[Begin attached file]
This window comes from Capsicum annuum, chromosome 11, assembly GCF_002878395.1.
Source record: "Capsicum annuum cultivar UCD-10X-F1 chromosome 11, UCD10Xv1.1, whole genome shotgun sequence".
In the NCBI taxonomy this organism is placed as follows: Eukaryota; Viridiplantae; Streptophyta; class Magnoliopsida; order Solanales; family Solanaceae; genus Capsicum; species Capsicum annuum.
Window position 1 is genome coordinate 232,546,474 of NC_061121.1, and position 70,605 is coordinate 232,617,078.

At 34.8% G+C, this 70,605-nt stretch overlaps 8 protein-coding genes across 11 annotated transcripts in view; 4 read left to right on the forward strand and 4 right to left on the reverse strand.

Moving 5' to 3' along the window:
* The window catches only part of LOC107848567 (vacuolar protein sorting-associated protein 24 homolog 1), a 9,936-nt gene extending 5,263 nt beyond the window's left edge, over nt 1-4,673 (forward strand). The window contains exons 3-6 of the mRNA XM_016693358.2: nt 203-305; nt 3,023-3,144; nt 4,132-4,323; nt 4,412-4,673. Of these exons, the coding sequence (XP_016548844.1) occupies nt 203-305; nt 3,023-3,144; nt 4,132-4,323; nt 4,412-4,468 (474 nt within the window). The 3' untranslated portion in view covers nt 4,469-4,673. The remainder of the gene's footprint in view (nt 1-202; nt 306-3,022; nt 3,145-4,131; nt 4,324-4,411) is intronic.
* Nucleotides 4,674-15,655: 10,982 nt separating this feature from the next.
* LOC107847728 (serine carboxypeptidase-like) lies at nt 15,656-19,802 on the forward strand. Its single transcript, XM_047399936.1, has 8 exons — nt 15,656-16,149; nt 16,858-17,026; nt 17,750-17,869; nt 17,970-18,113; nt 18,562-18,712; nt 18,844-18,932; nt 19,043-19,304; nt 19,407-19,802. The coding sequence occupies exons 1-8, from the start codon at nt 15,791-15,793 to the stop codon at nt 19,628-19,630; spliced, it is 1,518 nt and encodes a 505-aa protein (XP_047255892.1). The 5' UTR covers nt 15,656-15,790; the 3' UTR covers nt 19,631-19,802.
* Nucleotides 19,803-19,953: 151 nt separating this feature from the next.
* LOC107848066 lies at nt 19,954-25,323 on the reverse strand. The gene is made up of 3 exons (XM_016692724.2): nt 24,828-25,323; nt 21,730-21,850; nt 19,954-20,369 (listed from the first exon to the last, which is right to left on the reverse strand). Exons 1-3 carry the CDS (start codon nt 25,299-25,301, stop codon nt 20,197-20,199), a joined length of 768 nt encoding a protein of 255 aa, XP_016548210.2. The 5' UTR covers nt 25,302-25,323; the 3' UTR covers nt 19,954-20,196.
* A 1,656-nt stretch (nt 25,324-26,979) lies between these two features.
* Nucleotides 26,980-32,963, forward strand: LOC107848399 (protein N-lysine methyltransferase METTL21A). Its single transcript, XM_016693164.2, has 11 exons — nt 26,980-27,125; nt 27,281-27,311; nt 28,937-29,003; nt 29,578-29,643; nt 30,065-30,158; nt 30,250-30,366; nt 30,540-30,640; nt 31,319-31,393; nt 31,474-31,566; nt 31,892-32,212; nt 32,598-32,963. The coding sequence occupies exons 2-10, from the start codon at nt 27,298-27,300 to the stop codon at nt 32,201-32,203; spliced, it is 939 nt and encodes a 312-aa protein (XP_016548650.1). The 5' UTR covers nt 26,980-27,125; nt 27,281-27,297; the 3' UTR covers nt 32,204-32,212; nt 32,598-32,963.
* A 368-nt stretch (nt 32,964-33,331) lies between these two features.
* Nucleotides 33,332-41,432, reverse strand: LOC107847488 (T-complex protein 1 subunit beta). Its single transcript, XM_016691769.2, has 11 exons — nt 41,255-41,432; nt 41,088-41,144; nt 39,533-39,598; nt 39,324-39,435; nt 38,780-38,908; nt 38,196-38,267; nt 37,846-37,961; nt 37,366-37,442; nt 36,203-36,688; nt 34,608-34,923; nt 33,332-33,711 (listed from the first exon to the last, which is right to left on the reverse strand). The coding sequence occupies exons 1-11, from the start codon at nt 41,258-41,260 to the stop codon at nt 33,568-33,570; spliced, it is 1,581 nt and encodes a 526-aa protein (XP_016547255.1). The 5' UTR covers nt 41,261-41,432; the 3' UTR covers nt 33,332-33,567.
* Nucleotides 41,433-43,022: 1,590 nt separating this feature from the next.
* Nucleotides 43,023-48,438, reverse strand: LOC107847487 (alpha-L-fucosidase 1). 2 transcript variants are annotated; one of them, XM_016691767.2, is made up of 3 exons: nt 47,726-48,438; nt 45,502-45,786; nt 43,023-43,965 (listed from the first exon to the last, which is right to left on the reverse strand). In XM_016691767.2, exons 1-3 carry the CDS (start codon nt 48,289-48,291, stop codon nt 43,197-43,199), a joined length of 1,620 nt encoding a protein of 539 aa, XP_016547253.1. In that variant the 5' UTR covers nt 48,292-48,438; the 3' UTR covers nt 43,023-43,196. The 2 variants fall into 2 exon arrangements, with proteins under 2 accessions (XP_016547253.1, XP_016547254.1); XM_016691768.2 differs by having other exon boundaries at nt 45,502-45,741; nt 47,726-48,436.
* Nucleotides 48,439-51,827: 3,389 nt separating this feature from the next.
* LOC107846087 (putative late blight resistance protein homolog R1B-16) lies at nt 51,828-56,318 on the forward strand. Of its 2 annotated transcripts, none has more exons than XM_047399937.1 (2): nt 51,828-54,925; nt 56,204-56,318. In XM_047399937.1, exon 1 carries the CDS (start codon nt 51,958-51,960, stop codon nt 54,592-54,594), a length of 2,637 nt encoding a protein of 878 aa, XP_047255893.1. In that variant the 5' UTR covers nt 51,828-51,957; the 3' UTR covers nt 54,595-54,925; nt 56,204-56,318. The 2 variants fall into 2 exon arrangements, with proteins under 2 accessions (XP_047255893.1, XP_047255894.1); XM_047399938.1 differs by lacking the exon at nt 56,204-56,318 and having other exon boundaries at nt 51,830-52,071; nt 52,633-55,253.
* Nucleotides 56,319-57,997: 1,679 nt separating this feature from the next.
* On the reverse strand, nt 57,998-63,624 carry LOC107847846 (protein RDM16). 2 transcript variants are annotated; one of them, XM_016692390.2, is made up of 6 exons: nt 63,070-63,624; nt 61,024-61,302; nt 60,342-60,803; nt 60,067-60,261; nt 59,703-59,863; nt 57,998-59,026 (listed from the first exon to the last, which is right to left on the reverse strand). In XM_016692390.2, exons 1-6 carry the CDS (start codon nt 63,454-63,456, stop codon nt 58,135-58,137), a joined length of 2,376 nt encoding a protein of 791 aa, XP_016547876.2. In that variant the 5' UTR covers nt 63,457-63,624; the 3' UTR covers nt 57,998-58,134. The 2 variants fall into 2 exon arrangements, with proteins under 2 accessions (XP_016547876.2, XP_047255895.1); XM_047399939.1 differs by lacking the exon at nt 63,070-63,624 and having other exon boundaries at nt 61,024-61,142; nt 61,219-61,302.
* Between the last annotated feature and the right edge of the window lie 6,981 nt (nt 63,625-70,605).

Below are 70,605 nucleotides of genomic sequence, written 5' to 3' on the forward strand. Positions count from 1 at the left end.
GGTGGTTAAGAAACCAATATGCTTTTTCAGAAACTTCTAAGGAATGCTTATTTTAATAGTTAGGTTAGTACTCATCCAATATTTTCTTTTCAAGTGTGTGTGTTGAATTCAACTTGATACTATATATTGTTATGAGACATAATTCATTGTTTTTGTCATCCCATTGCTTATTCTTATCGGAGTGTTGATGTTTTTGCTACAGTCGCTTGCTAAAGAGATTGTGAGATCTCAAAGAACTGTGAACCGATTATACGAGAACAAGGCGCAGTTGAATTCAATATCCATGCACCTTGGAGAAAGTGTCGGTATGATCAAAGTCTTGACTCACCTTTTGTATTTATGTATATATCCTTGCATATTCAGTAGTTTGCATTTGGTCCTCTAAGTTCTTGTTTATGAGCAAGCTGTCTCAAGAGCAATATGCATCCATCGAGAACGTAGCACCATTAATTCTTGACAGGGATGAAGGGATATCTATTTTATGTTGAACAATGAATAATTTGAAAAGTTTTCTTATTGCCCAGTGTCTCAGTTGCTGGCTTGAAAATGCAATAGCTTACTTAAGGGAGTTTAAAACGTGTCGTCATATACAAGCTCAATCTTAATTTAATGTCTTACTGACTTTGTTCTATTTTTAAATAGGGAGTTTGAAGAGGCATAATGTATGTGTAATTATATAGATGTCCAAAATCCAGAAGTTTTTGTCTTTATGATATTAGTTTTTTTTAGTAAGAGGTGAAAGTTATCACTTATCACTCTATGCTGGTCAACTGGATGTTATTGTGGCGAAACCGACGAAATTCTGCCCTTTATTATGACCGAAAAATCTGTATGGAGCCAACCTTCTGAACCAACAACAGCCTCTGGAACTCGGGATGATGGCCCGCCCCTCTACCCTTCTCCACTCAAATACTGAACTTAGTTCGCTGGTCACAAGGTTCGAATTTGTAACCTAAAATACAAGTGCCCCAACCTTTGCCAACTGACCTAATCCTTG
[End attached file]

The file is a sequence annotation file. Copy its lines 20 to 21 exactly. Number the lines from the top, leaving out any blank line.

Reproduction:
* Nucleotides 56,319-57,997: 1,679 nt separating this feature from the next.
* On the reverse strand, nt 57,998-63,624 carry LOC107847846 (protein RDM16). 2 transcript variants are annotated; one of them, XM_016692390.2, is made up of 6 exons: nt 63,070-63,624; nt 61,024-61,302; nt 60,342-60,803; nt 60,067-60,261; nt 59,703-59,863; nt 57,998-59,026 (listed from the first exon to the last, which is right to left on the reverse strand). In XM_016692390.2, exons 1-6 carry the CDS (start codon nt 63,454-63,456, stop codon nt 58,135-58,137), a joined length of 2,376 nt encoding a protein of 791 aa, XP_016547876.2. In that variant the 5' UTR covers nt 63,457-63,624; the 3' UTR covers nt 57,998-58,134. The 2 variants fall into 2 exon arrangements, with proteins under 2 accessions (XP_016547876.2, XP_047255895.1); XM_047399939.1 differs by lacking the exon at nt 63,070-63,624 and having other exon boundaries at nt 61,024-61,142; nt 61,219-61,302.